After Nostell yesterday, we then headed to Hardwick Hall. Although pretty cloudy (see below), it was stunning. This year, the house is celebrating its association with Arbella Stuart, niece of Mary, Queen of Scots and Bess of Hardwick’s protegee. Bess, Arbella’s grandmother, built the house and attempted throughout Arbella’s youth to realise her not insubstantial claim to the English throne. Arbella had other ideas, however, and ended up imprisoned in the Tower after a secret marriage.
Gripping as it is, the experience of the house runs alongside and yet beyond these two fiesty Elizabethan women. Built in 1590, the house is one of the earliest examples of English Renaissance architecture, and seems to herald the arrival of the ‘country house’. Its very structure has been built to accommodate the more traditional hierarchy of master and servant, with very separate living quarters and ceiling height and scale to reflect the seniority of that room’s inhabitants. It also sees a move toward the more decorative architectural style, and a departure from the fortifications of castles of old.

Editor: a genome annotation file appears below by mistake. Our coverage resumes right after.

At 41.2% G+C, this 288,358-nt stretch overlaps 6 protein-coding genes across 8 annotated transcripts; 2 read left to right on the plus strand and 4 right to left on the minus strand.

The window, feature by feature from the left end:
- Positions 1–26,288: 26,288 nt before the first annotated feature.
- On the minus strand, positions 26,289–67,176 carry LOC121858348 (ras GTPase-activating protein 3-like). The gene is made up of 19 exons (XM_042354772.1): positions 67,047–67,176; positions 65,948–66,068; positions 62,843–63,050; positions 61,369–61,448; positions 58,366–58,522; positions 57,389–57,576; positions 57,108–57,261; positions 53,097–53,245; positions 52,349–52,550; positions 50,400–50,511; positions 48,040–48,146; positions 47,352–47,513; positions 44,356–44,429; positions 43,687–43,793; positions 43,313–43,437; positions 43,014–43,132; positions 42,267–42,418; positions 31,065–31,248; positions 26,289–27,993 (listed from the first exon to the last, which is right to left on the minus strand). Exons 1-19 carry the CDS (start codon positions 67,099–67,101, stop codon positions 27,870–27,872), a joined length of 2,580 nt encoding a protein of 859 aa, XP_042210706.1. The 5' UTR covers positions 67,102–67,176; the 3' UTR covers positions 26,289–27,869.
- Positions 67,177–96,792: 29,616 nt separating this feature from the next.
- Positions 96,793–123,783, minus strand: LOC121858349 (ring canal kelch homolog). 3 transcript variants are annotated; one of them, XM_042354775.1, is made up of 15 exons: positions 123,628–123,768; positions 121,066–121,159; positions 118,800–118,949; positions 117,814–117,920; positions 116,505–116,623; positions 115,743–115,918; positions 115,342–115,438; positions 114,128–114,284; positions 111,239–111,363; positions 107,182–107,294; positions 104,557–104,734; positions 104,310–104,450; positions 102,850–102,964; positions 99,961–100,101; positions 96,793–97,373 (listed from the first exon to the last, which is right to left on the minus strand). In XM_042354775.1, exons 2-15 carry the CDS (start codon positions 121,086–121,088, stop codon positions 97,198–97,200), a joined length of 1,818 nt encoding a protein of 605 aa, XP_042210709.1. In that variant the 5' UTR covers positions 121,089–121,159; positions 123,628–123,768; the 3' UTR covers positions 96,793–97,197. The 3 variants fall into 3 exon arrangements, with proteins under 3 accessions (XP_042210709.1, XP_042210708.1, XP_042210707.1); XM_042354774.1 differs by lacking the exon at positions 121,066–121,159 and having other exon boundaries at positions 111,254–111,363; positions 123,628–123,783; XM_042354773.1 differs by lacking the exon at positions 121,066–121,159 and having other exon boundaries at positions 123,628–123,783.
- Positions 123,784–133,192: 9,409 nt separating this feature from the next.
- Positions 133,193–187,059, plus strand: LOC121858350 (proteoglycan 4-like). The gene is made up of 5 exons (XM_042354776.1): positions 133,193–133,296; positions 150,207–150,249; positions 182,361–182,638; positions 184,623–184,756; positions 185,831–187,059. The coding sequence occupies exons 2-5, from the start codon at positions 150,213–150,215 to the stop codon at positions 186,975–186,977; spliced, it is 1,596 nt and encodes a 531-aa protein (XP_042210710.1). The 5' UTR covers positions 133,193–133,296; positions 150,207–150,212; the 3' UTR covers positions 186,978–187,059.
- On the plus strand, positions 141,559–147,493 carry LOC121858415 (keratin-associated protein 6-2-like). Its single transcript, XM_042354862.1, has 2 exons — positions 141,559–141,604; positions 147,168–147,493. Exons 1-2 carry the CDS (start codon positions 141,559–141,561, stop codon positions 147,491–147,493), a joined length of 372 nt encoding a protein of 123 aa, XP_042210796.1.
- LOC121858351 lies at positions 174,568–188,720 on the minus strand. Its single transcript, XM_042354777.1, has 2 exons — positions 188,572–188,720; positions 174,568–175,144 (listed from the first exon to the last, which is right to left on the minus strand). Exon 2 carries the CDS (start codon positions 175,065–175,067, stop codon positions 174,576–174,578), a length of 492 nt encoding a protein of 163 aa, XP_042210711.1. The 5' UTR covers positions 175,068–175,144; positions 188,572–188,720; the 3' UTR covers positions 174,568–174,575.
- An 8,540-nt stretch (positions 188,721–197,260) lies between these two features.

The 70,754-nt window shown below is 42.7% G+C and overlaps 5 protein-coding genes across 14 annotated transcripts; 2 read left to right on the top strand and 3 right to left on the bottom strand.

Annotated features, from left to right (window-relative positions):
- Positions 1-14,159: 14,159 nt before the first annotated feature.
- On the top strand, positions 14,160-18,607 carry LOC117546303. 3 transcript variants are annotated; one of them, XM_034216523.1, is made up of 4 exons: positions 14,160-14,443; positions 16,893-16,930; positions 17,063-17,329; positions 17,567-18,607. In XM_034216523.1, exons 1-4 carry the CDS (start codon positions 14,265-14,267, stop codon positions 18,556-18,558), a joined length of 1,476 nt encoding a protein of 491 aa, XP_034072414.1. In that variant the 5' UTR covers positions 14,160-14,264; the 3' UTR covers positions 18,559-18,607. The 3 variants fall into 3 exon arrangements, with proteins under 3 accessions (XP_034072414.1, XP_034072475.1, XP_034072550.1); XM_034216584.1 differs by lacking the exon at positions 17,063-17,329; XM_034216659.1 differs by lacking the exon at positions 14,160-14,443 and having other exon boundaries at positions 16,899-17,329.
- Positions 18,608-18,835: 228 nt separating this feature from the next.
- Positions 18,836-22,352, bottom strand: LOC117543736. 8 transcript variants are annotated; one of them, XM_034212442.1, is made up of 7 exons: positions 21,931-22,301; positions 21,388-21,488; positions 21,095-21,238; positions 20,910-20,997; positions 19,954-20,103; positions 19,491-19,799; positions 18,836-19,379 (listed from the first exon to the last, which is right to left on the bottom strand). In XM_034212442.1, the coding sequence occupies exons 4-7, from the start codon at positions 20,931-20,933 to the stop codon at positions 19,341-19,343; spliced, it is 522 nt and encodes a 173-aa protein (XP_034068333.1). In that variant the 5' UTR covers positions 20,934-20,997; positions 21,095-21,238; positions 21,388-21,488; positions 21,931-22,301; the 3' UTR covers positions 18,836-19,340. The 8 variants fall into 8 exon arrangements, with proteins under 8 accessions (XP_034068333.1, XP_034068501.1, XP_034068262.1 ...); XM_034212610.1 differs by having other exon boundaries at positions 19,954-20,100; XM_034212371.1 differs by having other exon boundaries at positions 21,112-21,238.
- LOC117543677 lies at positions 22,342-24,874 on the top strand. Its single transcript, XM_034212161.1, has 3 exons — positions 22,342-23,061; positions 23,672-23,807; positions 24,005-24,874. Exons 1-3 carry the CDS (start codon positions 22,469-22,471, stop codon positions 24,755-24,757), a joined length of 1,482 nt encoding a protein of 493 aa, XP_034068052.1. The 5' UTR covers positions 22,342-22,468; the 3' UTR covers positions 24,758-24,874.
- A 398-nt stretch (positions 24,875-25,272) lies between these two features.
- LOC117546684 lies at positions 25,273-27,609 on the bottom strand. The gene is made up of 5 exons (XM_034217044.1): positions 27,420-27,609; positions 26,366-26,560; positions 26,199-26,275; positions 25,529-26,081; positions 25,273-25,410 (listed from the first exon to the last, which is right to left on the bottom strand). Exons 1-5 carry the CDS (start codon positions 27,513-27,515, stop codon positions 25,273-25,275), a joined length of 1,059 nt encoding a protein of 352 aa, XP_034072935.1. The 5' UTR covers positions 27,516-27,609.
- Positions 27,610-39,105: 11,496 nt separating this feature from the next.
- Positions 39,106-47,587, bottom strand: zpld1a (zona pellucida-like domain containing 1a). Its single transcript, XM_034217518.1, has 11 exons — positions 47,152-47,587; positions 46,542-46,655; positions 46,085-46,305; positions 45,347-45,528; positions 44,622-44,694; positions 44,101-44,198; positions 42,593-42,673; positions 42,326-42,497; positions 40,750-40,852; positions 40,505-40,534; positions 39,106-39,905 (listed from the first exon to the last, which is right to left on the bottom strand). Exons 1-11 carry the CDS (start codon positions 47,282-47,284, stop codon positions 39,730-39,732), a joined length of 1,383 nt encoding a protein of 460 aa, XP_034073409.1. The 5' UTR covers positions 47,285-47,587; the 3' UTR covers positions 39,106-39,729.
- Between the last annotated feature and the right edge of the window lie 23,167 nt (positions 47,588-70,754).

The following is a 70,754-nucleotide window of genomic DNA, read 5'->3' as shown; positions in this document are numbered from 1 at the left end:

Today on the blog we have two very special properties to help you make the most of that National Trust membership! (Even without it, entry fees were reasonable.)
We have a family in Leeds, so headed up there for the weekend. First stop was Nostell Priory, featuring a beautifully symmetrical exterior… [although, if you look closely, you’ll notice some damage on the left-hand side from a fire in 1980]
And an interesting lighting project, From Gloom to Glow, where they cast light on previously hidden objects. It certainly made for some dramatic photographs!
So I grew up in the countryside. Next to a farm, in fact. But after a few years in London it’s a bit exciting to go to a farm park… Especially one where you can hold bunnies, since that just doesn’t happen on normal farms.